The Benefits of Being Bilingual (9 Tips to get your kid started)
At college, I couldn't place out of the language requirement despite an A+ average in four years of high school Spanish (and a decent accent thanks to friends of the family). First, I struggled with Russian and then doubled up on Spanish to fulfill my requirement. I can't help but think that if I had only started younger, this all would have been a lot easier.
With the schools cutting their foreign language programs, I read to my kids in Spanish, enroll them in private Mandarin courses, and stalk my Latina friends for play dates (okay, and the great friendship, conversation, and food, too).
Is the effort and expense worth it? Should colleges continue to require proficiency in another language?
Are bilinguals smarter than monolinguals? The research suggests that the answer is "yes".
Although some parents worry that bilingualism will confuse children and create language delays, researchers believe this neurological conflict actually helps kids become better problem solvers. Switching between languages encourages a flexibility of mind and increases the ability focus. Bilinguals may even have a reduced risk of Alzheimer's.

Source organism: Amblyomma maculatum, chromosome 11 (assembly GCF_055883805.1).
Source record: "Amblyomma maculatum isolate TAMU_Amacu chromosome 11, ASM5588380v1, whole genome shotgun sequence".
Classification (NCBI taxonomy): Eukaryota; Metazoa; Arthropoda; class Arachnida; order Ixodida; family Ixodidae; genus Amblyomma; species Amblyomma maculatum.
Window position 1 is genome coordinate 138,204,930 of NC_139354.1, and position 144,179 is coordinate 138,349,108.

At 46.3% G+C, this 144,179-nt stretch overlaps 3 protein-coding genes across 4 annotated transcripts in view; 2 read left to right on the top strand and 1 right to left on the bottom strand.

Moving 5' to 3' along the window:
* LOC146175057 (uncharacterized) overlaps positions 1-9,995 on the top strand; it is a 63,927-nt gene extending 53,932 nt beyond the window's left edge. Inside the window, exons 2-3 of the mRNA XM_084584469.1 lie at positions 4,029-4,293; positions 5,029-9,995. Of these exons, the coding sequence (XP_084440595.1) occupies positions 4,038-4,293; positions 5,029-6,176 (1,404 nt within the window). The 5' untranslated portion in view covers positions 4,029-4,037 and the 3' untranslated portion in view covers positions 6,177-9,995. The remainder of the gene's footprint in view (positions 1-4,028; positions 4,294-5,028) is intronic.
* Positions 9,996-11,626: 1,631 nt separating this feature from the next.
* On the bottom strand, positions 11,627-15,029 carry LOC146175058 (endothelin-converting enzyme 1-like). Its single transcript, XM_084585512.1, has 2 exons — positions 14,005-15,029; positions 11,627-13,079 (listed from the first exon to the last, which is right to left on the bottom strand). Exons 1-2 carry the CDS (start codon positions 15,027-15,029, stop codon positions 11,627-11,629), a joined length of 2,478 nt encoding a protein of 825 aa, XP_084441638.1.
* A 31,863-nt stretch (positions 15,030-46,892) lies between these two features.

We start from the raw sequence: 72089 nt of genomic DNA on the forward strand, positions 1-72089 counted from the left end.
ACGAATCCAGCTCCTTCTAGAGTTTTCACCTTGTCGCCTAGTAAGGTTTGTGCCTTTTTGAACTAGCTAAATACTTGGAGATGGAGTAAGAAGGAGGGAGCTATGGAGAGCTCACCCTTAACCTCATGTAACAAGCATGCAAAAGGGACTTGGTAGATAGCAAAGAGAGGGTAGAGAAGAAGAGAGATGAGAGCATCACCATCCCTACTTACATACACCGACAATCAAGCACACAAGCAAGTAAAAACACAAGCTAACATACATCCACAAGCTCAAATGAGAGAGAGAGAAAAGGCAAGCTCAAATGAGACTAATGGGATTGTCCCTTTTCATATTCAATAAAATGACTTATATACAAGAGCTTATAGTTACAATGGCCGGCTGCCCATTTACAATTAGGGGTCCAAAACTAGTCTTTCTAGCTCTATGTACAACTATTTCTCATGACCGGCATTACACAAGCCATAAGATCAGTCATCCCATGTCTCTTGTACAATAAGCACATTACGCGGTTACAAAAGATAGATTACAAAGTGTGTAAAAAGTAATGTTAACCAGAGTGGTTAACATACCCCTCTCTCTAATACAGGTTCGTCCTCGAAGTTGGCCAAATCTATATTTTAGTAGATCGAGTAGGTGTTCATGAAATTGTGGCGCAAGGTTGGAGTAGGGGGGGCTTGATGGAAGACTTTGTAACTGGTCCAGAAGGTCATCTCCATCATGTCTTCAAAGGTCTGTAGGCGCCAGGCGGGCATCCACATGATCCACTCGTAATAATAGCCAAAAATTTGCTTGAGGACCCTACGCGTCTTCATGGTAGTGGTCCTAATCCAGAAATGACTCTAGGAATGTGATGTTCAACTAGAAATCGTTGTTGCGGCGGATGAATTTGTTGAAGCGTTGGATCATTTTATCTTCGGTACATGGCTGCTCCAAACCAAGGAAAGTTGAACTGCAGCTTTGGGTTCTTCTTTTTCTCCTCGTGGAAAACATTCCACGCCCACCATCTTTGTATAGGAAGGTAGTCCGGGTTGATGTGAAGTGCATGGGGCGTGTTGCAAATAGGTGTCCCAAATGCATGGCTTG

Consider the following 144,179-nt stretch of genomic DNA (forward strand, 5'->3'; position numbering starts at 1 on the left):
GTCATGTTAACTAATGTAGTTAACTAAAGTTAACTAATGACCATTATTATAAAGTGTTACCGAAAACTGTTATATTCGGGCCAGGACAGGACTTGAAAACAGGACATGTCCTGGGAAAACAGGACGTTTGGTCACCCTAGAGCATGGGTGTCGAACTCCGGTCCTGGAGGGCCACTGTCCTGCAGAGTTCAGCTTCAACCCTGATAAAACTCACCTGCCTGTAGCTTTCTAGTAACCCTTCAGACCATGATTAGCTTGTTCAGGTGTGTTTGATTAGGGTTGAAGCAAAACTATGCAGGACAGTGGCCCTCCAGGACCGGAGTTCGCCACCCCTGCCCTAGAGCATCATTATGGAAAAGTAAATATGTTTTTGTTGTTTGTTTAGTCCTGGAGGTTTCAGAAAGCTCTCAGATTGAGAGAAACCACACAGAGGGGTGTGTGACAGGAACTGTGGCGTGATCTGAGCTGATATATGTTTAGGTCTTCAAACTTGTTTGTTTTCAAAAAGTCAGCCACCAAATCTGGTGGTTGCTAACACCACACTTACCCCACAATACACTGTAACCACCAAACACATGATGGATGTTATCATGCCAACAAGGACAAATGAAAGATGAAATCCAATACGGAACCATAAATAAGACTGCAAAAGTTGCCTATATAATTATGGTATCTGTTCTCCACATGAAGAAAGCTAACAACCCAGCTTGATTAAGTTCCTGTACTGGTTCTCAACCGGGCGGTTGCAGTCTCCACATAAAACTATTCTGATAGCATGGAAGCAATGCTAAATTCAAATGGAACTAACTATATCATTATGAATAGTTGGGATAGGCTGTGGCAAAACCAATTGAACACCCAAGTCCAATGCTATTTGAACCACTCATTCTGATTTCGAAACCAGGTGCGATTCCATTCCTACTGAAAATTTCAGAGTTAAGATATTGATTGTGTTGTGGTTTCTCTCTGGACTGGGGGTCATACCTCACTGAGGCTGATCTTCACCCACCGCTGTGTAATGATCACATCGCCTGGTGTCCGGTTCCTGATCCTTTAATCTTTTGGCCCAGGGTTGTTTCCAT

The benefits of bilingualism go even beyond boosting brainpower. Bilinguals may be more culturally aware and more comfortable in new social situations, thanks to their ability to switch between two languages. Understanding and speaking multiple languages can also unlock career opportunities in a global world.
Whether you speak more than one language or are a monolingual, you can help your child learn another language. The biggest benefits come from fluency but any introduction provides a foundation for future language learning and the right time to start...is now!
9 Tips to Get Chatting in Another Language:
Get a Head Start
Early exposure aides natural accents and differentiation of sounds. My Philippina aunt loved to tell about how she once went shopping for "sheets" with a short "I". One of the biggest roadblocks to fluency is hearing and speaking sounds not in your native language. Infants, however, have the ability to hear all the sounds of human language but discard those sounds if they do not hear them. When babies hear sounds from multiple languages, they retain the ability to tell the difference between those sounds.
But it is Never Too Late...
Although babies may pick up on accents, older kids will be able to understand, read, and write on a more advanced level. Even adults benefit from learning a language.